Mina is in hospice and I’m the hospice care giver. You never think of this part of your life with your beloved pet when they’re frisky puppies, but you always hope they have long, happy lives. I think Mina’s had a long and happy life with me. She has enriched my life in more ways than I can ever repay her. Here’s what our day is like, when I’m able to stay home with her.

4:00 a.m. – Alarm rings, I get up, stumble to kitchen, put 1/8 teaspoon of Cell Salts homeopathic remedy in my hand. Wake up Mina, let her lick it from my hand.

4:10 a.m. – Get dressed to go outside for our morning walk.

4:15 a.m. – Try to wake up very sleepy Mina to put on her carpus brace and harness. This takes a while because she’s old and she takes Benadryl at night.

4:25 a.m. – Stumble outside and slowly make our way downstairs. If it’s raining, she stops to pee on the lawn, if it’s dry, then we might walk a little ways until she has to poop. On very good days, she’ll walk for about 20 minutes at a very slow pace. This doesn’t happen much any more. We used to zip around the complex in about 12 minutes flat, including potty stops, when Mina was healthy. She had this trot that you had to see to appreciate, because her butt swayed as she bounced along. She rarely walked, she always bounced.

4:45 a.m. Mix up the liquid homeopathic medicine, syringe it into Mina’s mouth. I spend the next 15 minutes doing “busy work” to give the homeopathy a chance to do its thing. Now that Mina’s on Prednisone again, at a the 20 mg. per day dosage, I grab all the sheets and towels off the carpet, and spray the pee spots with a vinegar and water 50 percent solution, then put all the laundry in the washer. By then, it’s time for breakfast!

5:05 a.m. BREAKFAST! Mina is ready to eat, thanks to the palliative wonder drug, Prednisone. She gets baked chicken thighs or baked beef (mixed with oatmeal and parsely and a little garlic powder). When she’s done we start the supplements/medication round. That includes a couple of spoonfuls of organic baby food (she likes Earth’s Best, especially the creamy chicken apple compote dinner) with a third capsule of IP6, then the following are wrapped in organic peanut butter and popped into her mouth: half tablet of Iron Free One Daily vitamin, a fish oil capsule, one capsule of IMM Power hybridized mushroom supplement, one tablet of Dasuquin MSM, 250 mg. tablet of Metronidazole (for diarrhea which comes right back if she doesn’t take this medicine), and 10 mg. of Prednisone. Then she gets to lick the spoon.

That whole process takes about 15 minutes. On work days, it’s become impossible for me to get out the door by 6 a.m. unless I have absolutely everything ready the night before. On non-work days, I’ll have breakfast and tea while reading work e-mail, etc., until around 7 a.m. when it’s time for another walk. Mina is usually ready for a somewhat longer walk by then, but sometimes we don’t make it even to the leasing office.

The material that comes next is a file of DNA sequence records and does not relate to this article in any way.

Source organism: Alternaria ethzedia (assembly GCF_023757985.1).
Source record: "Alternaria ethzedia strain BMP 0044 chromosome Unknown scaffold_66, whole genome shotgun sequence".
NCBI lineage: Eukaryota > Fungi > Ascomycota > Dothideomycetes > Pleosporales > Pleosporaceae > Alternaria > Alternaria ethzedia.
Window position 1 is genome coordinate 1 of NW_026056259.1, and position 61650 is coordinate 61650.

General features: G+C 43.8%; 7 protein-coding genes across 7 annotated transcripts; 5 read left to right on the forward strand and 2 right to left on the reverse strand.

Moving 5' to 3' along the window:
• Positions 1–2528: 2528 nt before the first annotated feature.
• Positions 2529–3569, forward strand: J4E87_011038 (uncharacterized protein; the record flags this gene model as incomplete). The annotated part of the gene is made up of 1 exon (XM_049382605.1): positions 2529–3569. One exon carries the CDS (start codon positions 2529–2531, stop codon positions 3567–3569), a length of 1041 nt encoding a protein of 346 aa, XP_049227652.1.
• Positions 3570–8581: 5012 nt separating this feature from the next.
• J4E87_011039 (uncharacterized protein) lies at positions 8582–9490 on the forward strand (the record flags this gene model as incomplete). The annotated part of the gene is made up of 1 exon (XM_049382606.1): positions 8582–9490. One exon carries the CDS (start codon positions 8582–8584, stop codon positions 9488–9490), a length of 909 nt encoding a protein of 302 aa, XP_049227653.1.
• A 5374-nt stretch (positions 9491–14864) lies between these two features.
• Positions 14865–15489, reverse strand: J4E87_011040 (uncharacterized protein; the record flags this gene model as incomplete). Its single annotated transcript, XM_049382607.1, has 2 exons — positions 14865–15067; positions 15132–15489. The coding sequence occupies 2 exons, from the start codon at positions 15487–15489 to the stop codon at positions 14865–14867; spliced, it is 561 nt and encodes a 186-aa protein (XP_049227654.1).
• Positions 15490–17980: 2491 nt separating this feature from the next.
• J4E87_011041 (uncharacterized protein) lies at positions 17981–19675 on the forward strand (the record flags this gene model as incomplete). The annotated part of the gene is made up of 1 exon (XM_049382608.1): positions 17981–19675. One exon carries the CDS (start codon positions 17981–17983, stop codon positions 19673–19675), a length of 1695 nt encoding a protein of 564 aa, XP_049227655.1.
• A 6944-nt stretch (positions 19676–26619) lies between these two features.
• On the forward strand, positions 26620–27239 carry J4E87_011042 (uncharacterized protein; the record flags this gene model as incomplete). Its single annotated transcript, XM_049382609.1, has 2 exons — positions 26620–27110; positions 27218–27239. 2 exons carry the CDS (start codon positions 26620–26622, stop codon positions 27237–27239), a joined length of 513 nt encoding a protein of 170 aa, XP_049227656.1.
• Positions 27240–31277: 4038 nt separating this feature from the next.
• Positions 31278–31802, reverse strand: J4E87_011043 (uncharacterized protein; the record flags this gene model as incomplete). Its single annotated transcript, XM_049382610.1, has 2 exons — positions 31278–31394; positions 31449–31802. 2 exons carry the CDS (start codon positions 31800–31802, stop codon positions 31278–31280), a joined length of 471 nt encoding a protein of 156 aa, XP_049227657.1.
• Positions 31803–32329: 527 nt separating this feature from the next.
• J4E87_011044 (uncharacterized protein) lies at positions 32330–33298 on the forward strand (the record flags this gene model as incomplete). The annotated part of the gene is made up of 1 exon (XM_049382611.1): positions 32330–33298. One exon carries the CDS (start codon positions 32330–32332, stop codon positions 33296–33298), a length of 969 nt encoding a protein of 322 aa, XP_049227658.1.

I intersperse my work time with taking her outside frequently, because of the Prednisone, and feeding her. Mina will eat at least four meals a day now, and she’d eat more if I let her! Lately, she’s allowed to have almost anything she wants including my food, as long as it’s not any of the foods known to cause instant toxicity. Yesterday evening she ate almost as many roasted carrots, parsnips, rutabagas, turnips, and sweet potatoes as I did. She’s also fond of Auntie Lolo’s Cheese Nips.

Mina sleeps a lot now and she often sleeps deeply, but mostly at night with the aid of Benadryl. Last night, around 11:45 p.m. I awoke to check on her and found her laying on her side between the couch and the coffee table. Her mouth was open slightly and her outer eyelids closed and, in the half darkness, I couldn’t discern any breathing. My heart stopped for a moment as I said her name, she slowly opened her eyes, sat up, and started coughing. I gave her some water and she panted until I calmed her down again.

She still gets up to bark at people or dogs going by our open windows. It’s chilly in here, but I keep them open to make her more comfortable. If she feels I’m spending too much time at my desk, or too much time in the kitchen, she lets me know but laying down nearby and staring at me until I stop what I’m doing and pay her some attention.

By 4 p.m., it’s time for another round of meds and supplements. This time she gets a larger quantity of organic baby food with 1 teaspoon of bone meal mixed in – a favored treat. Then she gets 1000 mg. of vitamin C with bioflavanoids, 1 milkthistle capsule, 20 mg. Prednisone, 250 mg. Metronidazole – all wrapped in peanut butter. She typically takes all of this after she eats.

Around 8 p.m., I give her 50 mg. of Benadryl to help her sleep because the Pred can make her restless all night. Dogs can handle more Benadryl than we can. Around 8:30 p.m. it’s time for the Cell Salts, then 15 minutes later the second liquid homeopathy dose. I’m still giving it to her, even though it didn’t halt the progress of her cancer, because it’s only beneficial, has no side effects, and is likely doing some good for her in some way.

Mina sleeps out in the living room, and has for nearly three years now. She used to sleep at the end of my bed, or on the floor beside my bed, until around March of 2007. I’m not sure what triggered this complete change in her sleeping habits, but she absolutely will not sleep in the bedroom unless I’m not in it.

Every day is a good day while Mina’s here with me. I do notice decline in her energy every day now, and she hasn’t picked up a toy to play in a week or so. We are closer than ever and I treasure these days with her.

s.

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